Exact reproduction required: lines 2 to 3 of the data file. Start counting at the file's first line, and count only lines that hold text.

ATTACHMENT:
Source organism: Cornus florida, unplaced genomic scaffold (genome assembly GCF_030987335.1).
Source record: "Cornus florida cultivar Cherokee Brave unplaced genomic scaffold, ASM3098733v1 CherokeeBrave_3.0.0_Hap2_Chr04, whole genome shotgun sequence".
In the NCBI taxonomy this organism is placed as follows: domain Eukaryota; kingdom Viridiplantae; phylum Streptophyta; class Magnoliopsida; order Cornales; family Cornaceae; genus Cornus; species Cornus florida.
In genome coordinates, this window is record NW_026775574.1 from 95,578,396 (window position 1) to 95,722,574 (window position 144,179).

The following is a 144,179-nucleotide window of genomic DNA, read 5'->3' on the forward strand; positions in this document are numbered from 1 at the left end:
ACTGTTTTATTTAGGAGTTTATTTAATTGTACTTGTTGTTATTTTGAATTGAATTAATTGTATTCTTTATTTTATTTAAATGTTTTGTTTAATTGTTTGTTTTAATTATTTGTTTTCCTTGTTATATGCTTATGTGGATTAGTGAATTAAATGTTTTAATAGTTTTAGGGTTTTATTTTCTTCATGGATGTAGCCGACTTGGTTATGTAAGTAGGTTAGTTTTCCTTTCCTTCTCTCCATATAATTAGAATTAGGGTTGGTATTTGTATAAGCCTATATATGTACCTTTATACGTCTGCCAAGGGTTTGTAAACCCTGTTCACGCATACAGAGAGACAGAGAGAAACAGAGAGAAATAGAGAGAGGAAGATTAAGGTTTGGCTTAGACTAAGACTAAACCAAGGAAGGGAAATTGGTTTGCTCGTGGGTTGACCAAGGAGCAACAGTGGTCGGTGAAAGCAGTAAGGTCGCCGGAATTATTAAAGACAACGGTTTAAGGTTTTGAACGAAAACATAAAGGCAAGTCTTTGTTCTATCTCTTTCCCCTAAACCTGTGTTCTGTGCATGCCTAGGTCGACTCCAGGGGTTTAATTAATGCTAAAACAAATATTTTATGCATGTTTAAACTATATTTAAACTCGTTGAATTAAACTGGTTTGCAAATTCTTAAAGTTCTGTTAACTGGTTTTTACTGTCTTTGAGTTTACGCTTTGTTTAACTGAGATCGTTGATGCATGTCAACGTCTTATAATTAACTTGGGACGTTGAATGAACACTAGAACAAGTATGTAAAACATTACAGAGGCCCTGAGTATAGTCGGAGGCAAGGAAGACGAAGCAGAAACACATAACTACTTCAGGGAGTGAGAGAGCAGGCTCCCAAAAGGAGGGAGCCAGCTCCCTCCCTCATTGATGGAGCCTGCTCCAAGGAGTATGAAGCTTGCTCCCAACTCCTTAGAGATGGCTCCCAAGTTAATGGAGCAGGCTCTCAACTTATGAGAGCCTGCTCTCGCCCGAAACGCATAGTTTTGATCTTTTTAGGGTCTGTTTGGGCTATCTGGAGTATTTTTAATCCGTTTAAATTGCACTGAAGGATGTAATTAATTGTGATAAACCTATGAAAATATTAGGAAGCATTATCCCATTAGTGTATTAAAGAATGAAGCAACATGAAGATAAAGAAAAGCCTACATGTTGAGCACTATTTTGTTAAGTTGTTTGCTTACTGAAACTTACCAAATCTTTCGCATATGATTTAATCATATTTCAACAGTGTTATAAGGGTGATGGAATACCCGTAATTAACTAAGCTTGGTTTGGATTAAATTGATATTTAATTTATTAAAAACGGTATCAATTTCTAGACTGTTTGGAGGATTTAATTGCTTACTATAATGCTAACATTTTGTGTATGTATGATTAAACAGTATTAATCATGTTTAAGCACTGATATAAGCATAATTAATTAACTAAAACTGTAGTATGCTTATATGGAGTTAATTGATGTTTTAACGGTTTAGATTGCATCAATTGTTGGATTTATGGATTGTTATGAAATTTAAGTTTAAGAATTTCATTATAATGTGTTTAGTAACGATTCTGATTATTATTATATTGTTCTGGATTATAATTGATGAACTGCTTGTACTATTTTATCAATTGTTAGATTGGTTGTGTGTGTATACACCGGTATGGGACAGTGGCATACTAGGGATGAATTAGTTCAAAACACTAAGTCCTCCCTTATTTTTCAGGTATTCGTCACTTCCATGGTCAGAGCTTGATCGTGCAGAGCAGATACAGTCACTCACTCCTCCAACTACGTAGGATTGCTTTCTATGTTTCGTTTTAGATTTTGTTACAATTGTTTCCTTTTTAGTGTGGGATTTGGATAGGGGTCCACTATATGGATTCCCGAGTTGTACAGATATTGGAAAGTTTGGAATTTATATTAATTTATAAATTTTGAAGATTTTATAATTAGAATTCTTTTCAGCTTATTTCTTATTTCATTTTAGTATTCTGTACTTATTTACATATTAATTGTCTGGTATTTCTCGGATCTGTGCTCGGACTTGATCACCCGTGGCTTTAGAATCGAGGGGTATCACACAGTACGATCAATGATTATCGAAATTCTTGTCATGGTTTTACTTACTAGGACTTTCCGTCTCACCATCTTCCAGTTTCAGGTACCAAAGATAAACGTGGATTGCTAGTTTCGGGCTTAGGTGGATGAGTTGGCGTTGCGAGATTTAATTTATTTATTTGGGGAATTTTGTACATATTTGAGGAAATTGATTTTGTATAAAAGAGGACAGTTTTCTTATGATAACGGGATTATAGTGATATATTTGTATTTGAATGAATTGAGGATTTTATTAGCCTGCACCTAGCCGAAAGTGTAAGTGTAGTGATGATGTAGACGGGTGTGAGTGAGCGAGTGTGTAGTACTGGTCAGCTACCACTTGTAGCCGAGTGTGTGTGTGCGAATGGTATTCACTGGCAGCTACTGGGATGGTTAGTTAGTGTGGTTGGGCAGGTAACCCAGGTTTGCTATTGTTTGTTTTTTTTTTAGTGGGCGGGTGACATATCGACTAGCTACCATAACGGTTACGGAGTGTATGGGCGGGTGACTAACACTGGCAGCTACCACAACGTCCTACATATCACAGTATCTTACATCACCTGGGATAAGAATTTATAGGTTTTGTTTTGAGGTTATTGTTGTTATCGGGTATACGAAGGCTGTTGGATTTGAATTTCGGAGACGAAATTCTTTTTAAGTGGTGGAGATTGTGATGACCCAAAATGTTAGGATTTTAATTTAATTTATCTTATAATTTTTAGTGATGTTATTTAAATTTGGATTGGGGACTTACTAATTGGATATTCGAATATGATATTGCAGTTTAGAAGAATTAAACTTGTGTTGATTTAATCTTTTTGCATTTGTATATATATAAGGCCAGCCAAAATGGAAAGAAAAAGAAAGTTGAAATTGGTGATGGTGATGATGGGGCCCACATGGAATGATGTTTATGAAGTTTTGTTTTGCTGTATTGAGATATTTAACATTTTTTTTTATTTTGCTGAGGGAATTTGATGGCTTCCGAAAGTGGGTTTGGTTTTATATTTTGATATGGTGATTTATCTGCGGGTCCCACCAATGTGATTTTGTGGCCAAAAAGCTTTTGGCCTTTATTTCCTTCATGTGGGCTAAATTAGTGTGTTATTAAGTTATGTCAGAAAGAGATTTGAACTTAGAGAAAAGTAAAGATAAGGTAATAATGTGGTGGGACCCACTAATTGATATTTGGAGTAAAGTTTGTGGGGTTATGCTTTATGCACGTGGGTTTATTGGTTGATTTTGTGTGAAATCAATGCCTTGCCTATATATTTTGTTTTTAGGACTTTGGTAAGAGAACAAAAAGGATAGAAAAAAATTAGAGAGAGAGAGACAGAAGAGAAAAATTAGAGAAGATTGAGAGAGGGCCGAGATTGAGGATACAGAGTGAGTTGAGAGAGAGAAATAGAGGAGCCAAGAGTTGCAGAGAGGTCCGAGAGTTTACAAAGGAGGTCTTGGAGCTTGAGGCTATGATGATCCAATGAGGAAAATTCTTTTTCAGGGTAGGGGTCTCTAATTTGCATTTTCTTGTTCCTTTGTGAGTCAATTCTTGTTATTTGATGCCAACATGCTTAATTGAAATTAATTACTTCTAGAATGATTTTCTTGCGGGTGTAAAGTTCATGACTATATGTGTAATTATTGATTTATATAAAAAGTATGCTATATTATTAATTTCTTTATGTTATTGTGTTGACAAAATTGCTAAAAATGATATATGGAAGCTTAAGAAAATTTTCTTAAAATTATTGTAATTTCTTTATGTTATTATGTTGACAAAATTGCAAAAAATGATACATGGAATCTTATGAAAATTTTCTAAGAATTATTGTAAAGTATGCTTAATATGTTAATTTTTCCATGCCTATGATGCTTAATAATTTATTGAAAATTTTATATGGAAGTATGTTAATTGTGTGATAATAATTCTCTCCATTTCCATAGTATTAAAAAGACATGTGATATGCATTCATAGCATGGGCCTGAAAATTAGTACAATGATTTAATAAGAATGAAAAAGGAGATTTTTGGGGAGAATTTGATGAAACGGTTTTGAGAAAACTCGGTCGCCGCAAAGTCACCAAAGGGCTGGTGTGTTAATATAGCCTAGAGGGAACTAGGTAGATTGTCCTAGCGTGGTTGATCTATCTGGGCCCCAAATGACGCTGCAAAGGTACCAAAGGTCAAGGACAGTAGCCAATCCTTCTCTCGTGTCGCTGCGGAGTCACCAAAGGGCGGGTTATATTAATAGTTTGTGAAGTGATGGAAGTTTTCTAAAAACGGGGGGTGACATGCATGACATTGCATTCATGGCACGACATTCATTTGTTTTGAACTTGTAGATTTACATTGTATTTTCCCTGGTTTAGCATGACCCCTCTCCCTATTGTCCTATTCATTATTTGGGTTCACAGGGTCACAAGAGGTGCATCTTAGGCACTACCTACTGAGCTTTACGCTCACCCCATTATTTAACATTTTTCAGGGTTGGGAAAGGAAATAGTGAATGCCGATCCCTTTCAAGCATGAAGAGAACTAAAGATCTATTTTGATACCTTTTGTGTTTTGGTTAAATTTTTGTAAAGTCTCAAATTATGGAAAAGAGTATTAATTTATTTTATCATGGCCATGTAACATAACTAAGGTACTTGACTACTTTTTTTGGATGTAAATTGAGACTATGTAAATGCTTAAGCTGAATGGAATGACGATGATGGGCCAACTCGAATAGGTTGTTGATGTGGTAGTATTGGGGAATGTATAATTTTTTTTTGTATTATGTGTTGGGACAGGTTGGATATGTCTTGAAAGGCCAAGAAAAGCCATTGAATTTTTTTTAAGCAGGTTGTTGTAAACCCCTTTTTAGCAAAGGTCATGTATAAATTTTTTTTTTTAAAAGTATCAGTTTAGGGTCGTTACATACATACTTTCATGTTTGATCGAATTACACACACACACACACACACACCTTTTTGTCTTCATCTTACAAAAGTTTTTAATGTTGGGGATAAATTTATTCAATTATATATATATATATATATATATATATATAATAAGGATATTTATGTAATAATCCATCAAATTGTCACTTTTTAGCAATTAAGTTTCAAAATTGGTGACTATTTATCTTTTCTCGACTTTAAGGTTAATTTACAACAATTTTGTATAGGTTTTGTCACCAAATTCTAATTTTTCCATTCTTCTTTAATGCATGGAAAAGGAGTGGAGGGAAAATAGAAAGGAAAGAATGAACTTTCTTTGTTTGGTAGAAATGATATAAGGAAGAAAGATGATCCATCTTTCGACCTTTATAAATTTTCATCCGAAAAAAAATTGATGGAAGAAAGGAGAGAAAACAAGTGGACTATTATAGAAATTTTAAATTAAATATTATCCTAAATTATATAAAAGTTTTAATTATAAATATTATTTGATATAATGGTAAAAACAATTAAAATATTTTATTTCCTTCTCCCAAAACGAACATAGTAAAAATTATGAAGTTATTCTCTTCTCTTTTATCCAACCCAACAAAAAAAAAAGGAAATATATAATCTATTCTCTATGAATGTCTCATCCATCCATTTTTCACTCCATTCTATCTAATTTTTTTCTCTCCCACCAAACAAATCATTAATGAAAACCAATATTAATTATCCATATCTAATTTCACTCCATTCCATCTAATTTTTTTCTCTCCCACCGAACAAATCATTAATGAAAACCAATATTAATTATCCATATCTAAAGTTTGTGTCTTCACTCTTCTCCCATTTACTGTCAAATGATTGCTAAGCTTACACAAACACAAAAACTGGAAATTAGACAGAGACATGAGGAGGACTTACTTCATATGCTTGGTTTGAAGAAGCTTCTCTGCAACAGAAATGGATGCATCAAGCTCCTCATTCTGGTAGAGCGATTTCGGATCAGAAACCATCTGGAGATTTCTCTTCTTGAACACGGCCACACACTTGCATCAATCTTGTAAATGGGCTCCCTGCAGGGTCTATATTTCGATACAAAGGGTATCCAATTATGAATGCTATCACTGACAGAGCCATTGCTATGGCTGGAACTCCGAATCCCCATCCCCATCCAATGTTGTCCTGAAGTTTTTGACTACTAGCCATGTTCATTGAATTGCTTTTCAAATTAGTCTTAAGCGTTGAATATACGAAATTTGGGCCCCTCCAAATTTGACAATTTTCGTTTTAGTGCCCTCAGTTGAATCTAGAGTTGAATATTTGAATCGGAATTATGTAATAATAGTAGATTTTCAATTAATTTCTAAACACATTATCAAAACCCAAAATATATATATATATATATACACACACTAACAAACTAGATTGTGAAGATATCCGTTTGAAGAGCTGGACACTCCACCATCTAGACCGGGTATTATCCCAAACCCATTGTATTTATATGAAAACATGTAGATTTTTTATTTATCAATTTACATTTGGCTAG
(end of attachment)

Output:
Source record: "Cornus florida cultivar Cherokee Brave unplaced genomic scaffold, ASM3098733v1 CherokeeBrave_3.0.0_Hap2_Chr04, whole genome shotgun sequence".
In the NCBI taxonomy this organism is placed as follows: domain Eukaryota; kingdom Viridiplantae; phylum Streptophyta; class Magnoliopsida; order Cornales; family Cornaceae; genus Cornus; species Cornus florida.